Centrelink uses deeming to assess income from financial investments. From 1 January 2015, the deeming rules are used to assess income from account-based pensions.
Deeming assumes that financial investments are earning a certain rate of income.
You'll find up to date information on deeming rates in Your guide to Centrelink and DVA Service

If you were receiving an income support payment on 31 December 2014 and had an account-based pension, this pension is grandfathered and is not assessed under the deeming rules.

However, if you choose to change an existing pension to a new pension, or purchase a new pension after 1 January 2015, the new pension will be assessed under the deeming rules.
Any choices you make that do not involve changing to a new product (eg changing your investment strategy) will not affect grandfathering arrangements. If you are an income support recipient with a grandfathered account-based pension and you cease to be paid an income support payment on or after 1 January 2015, the grandfathering provisions will cease to apply.

Estate planning
An account-based pension can run for your lifetime, as long as there is sufficient capital available, and can be transferred to your beneficiary (generally your spouse) after you die.
Account-based pensions are a good way to secure an income stream for your spouse.
Read more about Estate Planning here 

Case study
Joe, aged 65, has just retired and has $350,000 in super, all of which is classified as a taxable component. After meeting with his financial adviser, he decided to use his super to commence an account-based pension. Under the levels set by legislation, for the first year of the account-based pension, Joe must draw a minimum of $17,500 (2014/15). Let’s assume Joe wants to receive $30,000 pa as a pension. At marginal tax rates, $30,000 of income normally results in tax payable of $2,242 (excluding Medicare levy and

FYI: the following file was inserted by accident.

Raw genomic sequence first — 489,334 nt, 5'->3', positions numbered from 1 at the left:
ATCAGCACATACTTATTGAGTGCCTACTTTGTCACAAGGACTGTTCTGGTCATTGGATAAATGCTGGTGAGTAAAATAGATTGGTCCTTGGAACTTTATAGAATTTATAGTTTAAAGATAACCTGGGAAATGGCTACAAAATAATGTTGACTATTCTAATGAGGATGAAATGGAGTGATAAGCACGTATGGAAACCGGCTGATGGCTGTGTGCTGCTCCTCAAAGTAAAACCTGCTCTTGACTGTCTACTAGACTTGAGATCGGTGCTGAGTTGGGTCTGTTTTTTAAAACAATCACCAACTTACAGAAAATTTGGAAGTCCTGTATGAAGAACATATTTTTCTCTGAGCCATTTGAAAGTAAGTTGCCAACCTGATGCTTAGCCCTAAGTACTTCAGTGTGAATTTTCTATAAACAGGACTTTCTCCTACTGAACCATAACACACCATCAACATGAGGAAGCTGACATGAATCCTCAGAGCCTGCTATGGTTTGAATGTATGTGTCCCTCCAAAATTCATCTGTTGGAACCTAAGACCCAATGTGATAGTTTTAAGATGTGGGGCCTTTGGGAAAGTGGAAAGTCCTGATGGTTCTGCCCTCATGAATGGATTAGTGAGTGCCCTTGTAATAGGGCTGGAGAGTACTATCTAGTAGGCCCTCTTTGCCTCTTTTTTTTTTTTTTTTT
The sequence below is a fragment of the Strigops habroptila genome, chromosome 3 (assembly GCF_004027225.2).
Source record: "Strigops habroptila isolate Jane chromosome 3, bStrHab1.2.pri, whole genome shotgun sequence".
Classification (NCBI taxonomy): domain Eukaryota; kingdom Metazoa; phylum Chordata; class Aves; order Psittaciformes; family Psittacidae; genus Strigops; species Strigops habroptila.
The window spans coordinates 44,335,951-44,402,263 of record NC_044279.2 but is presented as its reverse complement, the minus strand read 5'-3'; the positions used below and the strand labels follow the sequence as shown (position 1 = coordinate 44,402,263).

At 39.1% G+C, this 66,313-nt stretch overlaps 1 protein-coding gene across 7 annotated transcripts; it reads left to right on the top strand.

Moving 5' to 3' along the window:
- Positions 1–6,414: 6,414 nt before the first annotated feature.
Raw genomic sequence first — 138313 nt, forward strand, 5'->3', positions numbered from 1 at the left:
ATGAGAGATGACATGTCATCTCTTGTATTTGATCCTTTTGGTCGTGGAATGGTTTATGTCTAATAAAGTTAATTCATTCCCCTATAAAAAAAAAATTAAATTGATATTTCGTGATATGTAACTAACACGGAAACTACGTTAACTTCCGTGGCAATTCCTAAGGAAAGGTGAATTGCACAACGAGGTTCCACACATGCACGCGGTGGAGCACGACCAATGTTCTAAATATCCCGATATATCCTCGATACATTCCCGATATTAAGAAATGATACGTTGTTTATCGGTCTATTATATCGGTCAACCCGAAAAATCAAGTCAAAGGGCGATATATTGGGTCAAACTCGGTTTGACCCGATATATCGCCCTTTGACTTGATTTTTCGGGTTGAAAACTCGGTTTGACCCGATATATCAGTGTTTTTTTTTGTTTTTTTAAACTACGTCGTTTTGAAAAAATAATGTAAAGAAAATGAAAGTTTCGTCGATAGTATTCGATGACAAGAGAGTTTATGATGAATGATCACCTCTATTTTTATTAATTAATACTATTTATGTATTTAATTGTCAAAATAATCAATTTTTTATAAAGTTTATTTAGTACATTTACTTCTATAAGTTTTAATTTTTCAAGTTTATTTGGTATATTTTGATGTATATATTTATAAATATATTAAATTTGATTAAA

tax offsets). However, as Joe is over 60, the pension is paid 100 per cent tax-free.

Belinda is retiring at 55 and has the same super balance as Joe. Her minimum payment requirement is $14,000. However, she wants $30,000 instead. Normally, the tax payable on this at marginal tax rates is $2,242. However, as Belinda has reached her preservation age (55), she receives a 15 per cent tax offset on the pension payment. This completely eliminates her tax liability. The Medicare levy may still apply.

Things you should consider
Make sure you have the right strategy in place so that your investment has the potential to grow and you are not just drawing from your retirement savings.
You need to be aware that account-based pension payments are not guaranteed to last your lifetime. As they are linked to the market performance, if markets rise or fall, your pension payments may increase or decrease from one year to the next.
Your account-based pension payments will cease once the account balance is exhausted.
You should also keep in mind issues that may interrupt your retirement strategy, such as the possibility of redundancy or an unplanned early retirement once you’re over 55.